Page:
him from on high when he was attacking the Church: "Saul, Saul, why persecutest thou me?"  Indeed, if we are to believe Gregory of Nyssa, the Church is often called simply "Christ" by the
Apostle; and you are familiar Venerable Brethren, with that phrase of Augustine: "Christ preaches Christ." 
54. Nevertheless this most noble title of the Church must not be so understood as if that
ineffable bond by which the Son of God assumed a definite human nature belongs to the universal Church; but it consists in this, that our Savior shares prerogatives peculiarly His own with the Church in such a way that
she may portray, in her whole life, both exterior and interior, a most faithful image of Christ. For in virtue of the juridical mission by which our Divine Redeemer sent His Apostles into the world, as He had been sent
by the Father,  it is He who through the Church baptizes, teaches, rules, looses, binds, offers, sacrifices.
55. But in virtue of that higher, interior, and wholly sublime communication, with which We dealt when
We described the manner in which the Head influences the members, Christ our Lord wills the Church to live His own supernatural life, and by His divine power permeates His whole Body and nourishes and sustains each of
the members according to the place which they occupy in the body, in the same way as the vine nourishes and makes fruitful the branches which are joined to it. 
56. If we examine closely this divine principle of
life and power given by Christ, insofar as it constitutes the very source of every gift and created grace, we easily perceive that it is nothing else than the Holy spirit, the Paraclete, who proceeds from the Father and
the Son, and who is called in a special way, the "Spirit of Christ" or the "Spirit of the Son." For it was by this Breath of grace and truth that the Son of God anointed His soul in the
immaculate womb of the Blessed Virgin; this Spirit delights to dwell in the beloved soul of our Redeemer as in His most cherished shrine; this Spirit Christ merited for us on the Cross by shedding His Own Blood; this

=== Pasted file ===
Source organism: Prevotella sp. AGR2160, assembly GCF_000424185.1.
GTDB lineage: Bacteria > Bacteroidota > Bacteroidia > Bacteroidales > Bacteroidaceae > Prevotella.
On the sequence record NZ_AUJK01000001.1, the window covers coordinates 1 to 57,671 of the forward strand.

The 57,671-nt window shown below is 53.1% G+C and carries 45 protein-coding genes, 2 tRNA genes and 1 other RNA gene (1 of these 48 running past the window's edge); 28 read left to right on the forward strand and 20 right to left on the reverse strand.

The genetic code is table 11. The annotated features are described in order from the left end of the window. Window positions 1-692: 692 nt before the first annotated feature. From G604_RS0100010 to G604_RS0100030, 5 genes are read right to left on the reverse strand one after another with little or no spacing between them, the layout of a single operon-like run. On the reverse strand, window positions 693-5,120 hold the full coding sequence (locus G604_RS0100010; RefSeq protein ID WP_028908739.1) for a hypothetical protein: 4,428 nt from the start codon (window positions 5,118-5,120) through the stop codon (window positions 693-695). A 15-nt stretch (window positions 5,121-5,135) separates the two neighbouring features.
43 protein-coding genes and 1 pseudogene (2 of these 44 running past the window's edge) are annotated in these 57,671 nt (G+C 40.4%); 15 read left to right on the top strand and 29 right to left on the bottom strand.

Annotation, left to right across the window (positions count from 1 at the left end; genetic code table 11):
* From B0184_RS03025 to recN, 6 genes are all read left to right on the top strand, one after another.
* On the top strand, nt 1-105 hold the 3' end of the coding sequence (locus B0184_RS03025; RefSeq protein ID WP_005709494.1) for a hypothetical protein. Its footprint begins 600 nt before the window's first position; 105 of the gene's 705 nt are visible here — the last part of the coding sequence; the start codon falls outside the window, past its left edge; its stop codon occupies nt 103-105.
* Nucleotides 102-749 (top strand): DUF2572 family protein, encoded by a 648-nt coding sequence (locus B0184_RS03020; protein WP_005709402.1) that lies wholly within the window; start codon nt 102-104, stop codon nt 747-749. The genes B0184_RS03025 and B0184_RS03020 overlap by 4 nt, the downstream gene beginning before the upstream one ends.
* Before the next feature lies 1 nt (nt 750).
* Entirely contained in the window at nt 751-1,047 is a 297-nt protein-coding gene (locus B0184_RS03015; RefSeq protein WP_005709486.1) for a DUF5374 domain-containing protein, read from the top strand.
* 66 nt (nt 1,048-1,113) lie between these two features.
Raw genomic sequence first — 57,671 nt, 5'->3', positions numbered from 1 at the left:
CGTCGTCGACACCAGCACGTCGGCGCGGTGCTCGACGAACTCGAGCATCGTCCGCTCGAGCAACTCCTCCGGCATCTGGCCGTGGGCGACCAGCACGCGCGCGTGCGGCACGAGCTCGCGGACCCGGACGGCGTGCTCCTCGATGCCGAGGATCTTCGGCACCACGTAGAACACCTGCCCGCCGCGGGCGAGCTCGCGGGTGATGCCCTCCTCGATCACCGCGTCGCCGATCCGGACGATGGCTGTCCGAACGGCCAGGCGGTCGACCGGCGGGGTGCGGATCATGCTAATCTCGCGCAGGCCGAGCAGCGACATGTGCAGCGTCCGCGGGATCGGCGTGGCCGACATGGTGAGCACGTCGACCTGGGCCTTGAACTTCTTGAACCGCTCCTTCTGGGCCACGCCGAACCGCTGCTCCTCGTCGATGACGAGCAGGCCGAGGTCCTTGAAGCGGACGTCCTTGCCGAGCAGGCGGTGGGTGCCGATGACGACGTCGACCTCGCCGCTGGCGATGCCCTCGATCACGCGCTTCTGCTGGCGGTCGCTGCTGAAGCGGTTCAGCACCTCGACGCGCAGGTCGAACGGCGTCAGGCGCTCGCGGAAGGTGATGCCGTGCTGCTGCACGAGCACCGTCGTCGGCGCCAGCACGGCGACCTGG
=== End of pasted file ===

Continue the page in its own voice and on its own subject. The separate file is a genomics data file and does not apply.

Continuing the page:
Spirit He bestowed on the Church for the remission of sins, when He breathed on the Apostles; and while Christ alone received this Spirit without measure, to the members of the Mystical Body He is imparted
only according to the measure of the giving of Christ from Christ's own fulness. But after Christ's glorification on the Cross, His Spirit is communicated to the Church in an abundant outpouring, so that she, and
her individual members, may become daily more and more like to our Savior. It is the Spirit of Christ that has made us adopted sons of God  in order that one day "we all beholding the glory of the Lord with
open face may be transformed into the same image from glory to glory."
57. To this Spirit of Christ, also, as to an invisible principle is to be ascribed the fact that all the parts of the Body
are joined one with the other and with their exalted Head; for He is entire in the Head, entire in the Body, and entire in each of the members. To the members He is present and assists them in proportion to their
various duties and offices, and the greater or less degree of spiritual health which they enjoy. It is He who, through His heavenly grace, is the principle of every supernatural act in all parts of the Body. It is He
who, while He is personally present and divinely active in all the members, nevertheless in the inferior members acts also through the ministry of the higher members. Finally, while by His grace He provides for the